Are children colour blind and inherently ‘not racist’?
[supplied by Nicole Barlow]
Dr Ryan Al-Natour. Image: supplied
I explore this in my presentation ‘Transitioning ‘not racist’ to ‘antiracist’ frameworks in early childhood education’ at the Early Childhood Voices 2020 Conference.
There are two common views among early childhood educators that need to be challenged.
The first is the view that children are apparently naturally colour blind when it comes to noticing differences in skin tone and colour. This confuses me. I wonder how early childhood educators who are skilled at creating art and painting learning activities can also declare that children ‘don’t see colour’.
Adults tend to echo these harmful views to convey themselves as people of good, moral character. This is called colour blind racism. If this is the basis for teaching diversity and difference in early childhood education, then it is not difficult to identify how the racist status quo is maintained.
The second view is affirmed in some education materials for teaching diversity and difference. It suggests that if you have friends of a different background, you are ‘not racist’.
This approach makes me cringe as a scholar of colour. I have witnessed several instances where people have informed me that they are ‘not racist’ because they have a friend who is ethnically different from them. Think about what usually comes after an expression of ‘I am not a racist, but…’ (it is usually followed by a tirade of racist statements).
The focus on performing ‘not racist’ is usually about one’s reputation. If this message is delivered to children, it is destructive. A person’s reputation is upheld at the expense of maintaining the racist status quo.
What does the research tell us?
Noonuccal academic Dr Karen Martin reminds us how we tend to ignore the perspectives of Aboriginal and Torres Strait Islander children, families and communities.
Yorta Yorta academic Dr Sue Atkinson’s research highlights that not only do children see ‘race’, but colour blind racism severely discriminates against Indigenous children in early childhood settings. It is crucial that non-Indigenous educators (both white settlers and settlers of colour) consider this when upholding antiracism.
An antiracist approach is very different from the ‘not racist’ framework as it focuses on children developing racial literacy and growing up to be actively antiracist.
This might mean that educators need to engage in conversations about critical race theory, identifying how racism comes in many forms, and teaching diversity and difference with an intention to set children up to be antiracist – which is very different from being ‘not racist’.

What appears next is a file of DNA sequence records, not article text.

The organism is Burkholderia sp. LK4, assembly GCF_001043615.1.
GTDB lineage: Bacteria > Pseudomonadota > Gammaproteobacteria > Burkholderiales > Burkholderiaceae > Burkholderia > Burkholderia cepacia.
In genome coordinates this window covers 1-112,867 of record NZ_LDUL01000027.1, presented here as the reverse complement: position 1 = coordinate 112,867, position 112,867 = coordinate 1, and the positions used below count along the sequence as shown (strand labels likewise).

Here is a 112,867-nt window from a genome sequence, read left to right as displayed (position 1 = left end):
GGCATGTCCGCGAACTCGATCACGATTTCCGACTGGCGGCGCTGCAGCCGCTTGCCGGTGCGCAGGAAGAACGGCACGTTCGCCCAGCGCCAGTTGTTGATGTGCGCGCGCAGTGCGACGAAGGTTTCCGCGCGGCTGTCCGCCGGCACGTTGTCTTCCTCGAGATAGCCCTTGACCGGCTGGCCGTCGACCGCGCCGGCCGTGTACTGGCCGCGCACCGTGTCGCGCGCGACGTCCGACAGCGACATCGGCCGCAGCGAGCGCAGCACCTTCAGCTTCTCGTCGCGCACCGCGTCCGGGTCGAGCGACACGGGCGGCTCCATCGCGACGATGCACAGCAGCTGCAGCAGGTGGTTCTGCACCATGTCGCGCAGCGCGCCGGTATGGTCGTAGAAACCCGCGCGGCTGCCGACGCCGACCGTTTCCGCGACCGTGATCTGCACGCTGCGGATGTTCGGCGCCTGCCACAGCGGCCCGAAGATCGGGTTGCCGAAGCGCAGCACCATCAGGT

Even though early childhood educators are increasingly accepting multicultural frameworks, the focus on being ‘not racist’ and assuming that children are ‘colour blind’ is still prominent.
Any antiracist educator would tell you that developing racial literacy among teacher education students involves introducing them to an uncomfortable reality that involves challenging several populist ideas that sustain racism.
Sometimes, this discomfort stems from a number of normalised assumptions that early childhood education students might bring to their pedagogies. What usually happens is a resistance and defensiveness that can develop during antiracist teaching.
There can be a realisation that racism is not confined to history books, but is a reality for children of colour, and more severely for Aboriginal and Torres Strait Islander children. There can also be a realisation that racism in early childhood environments is not just about bullying or individual prejudice, but is also structural and institutional.
If a recent study has indicated that several early childhood books either ignore or stereotype minority and Indigenous experiences, then institutionally racist practices are unfortunately a normalised part of several early childhood centres.
Deconstructing these narratives of ‘not racism’ and colour blind racism is exhausting though necessary.
For some educators, the realisation hits: teaching diversity and difference is not about affirming how ‘cute’ children are to not notice difference in the way adults do. The ‘feel good’ approach not only affirms a harmful ‘not racist’ narrative, but also operates as the building blocks for abhorrent forms of racial literacy.
Yet usually in the midst of this exhaustion, it is common for educators to then ask ‘well, what do I do?’, throwing the ball back into my court.
Developing racial literacy is definitely a starting point. If teachers are to challenge stereotypes in their teaching, shouldn’t they at least develop their knowledge of the many multilayered stereotypes and how they can challenge them? For this to occur, educators need to be actively antiracist and pedagogies need to follow.
Centralising Indigenous perspectives and pedagogies in any early childhood curriculum is important. Resources such as the KooriCurriculum and Possum Skin Pedagogy are available for educators. This is not a revolutionary idea as these resources are available to all staff; non-Indigenous educators need to take the initiative to incorporate them.
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